LOVELAND, Colo. – A Colorado teacher is suing her former employer after an allegedly violent autistic student punched, kicked, slapped and spit on her, and her supervisors refused to intervene.
Thompson School District in Loveland fired special education teacher Carrie Giesler after a 13-year-old boy in her class broke her thumb and she reported the incident to police, who filed third-degree assault charges against the child, Fox 31 reports.
Giesler told the news station she was targeted by the autistic teen shortly after she started working with him in the 2014-15 school year, and reported repeated physical and verbal abuse to her superiors a dozen times in October, November and December 2014, as well as January, February and March 2015.
The student “walked up and open face, open handed slapped me, punched me in the ribs, kicked me in the back, spitting in my face,” Giesler said. “I was told that was my job and I was to get in there and take it.”
The child also drew pictures of weapons he wanted to use to kill his teacher, a threat he often repeated, Giesler said.
“The entire time with him going ‘Are you scared of me? Are you scared of me? You should be. I’m going to kill you, bitch,” Giesler said.
Fox 31 and The Daily Mail published several pictures of the student’s artwork, both on paper and scrawled on school window sill.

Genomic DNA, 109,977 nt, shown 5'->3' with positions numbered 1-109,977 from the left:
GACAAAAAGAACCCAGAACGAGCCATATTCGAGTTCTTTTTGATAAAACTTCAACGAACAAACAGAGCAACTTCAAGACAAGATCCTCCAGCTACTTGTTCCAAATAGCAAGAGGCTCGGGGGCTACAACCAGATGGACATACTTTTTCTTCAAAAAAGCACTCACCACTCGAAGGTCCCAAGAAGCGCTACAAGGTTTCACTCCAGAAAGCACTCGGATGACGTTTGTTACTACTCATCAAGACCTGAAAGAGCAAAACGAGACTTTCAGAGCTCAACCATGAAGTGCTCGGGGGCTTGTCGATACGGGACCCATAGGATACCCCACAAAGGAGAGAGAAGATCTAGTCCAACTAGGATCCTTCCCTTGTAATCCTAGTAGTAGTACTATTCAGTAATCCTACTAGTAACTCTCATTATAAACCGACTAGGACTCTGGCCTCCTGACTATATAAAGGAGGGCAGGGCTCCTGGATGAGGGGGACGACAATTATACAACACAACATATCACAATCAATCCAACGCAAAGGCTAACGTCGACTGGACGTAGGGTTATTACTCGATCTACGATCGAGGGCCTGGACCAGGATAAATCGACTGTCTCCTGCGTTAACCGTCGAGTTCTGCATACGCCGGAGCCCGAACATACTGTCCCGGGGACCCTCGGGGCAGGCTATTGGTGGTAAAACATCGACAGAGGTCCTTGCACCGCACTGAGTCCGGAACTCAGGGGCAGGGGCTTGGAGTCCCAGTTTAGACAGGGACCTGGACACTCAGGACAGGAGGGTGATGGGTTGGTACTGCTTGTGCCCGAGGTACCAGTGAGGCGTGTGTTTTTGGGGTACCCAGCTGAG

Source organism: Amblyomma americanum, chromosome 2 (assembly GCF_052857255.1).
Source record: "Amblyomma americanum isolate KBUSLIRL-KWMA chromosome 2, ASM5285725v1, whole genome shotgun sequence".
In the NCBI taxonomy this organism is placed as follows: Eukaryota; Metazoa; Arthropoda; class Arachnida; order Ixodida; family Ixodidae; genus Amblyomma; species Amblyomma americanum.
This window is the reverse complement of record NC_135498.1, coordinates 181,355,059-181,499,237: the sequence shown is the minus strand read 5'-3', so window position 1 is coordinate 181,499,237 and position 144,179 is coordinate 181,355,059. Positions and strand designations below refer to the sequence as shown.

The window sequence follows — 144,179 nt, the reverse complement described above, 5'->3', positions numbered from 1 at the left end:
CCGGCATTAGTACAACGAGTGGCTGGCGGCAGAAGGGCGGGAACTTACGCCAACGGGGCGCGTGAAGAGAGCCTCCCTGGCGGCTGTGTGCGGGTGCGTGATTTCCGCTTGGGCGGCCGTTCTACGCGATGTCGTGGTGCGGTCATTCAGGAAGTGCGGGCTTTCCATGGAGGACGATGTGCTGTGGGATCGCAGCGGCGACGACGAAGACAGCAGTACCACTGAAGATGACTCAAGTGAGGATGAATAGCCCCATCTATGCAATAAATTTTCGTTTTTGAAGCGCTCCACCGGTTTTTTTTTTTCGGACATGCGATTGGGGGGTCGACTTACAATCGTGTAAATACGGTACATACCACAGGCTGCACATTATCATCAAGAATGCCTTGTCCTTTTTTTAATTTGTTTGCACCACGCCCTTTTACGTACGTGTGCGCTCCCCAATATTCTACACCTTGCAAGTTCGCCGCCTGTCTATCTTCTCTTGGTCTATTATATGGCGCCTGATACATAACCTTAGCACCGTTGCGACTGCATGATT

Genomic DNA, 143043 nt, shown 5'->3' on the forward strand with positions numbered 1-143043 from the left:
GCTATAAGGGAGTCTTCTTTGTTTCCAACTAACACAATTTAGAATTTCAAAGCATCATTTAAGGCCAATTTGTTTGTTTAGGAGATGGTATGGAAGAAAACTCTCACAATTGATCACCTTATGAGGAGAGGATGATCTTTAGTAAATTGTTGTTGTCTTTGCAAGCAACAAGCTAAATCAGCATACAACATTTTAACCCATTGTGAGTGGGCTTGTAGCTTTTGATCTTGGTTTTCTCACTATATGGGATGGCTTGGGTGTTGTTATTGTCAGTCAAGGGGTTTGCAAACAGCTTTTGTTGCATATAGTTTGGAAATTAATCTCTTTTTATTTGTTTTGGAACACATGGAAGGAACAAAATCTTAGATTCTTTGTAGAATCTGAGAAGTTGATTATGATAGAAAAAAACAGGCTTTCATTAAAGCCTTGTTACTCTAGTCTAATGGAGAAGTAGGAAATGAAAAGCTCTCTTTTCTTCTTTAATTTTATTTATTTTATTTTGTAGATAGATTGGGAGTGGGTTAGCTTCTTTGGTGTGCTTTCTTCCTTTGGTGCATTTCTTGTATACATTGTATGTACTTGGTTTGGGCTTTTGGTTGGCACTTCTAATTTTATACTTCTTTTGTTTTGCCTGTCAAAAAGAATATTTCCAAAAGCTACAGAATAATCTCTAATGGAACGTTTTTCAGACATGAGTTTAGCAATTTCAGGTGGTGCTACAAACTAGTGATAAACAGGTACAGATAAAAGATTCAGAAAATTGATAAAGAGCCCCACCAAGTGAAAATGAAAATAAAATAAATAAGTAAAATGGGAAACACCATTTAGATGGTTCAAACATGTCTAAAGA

“I will kill you,” the window graffiti read. “Ha, ha, ha, ha.”
Ronald Jung, Giesler’s attorney, said his client was within her rights to call police when the student broke her thumb, and contends the reluctance of the district to take action “contributed or created this dangerous situation,” according to the Daily Mail.
Images posted to the news site detail numerous injuries Giesler said were inflicted by the student, including a bruised face, bruised ribs, a broken thumb, black eyes, gashes on her feet and hands.
District officials refused to discuss the teacher’s claims with the media.
“It would be inappropriate for Thompson School District to comment on a pending legal matter that involves personnel,” according to a statement cited by Fox 31.
Giesler said she filed the lawsuit, in part, to raise awareness about the lack of resources and oversight in the district’s special education program, and to prevent other teachers from suffering similar abuse in the future, Newser reports.
“There is no mandated regulation that gives teachers the proper training to deal with the violent special needs children,” she said. “It needs to stop. We need to make some changes in our school system.”
The child’s father told Fox 31 his son now attends a school specifically for autistic children and is doing fine.
News reports did not detail which school, exactly, Giesler taught at.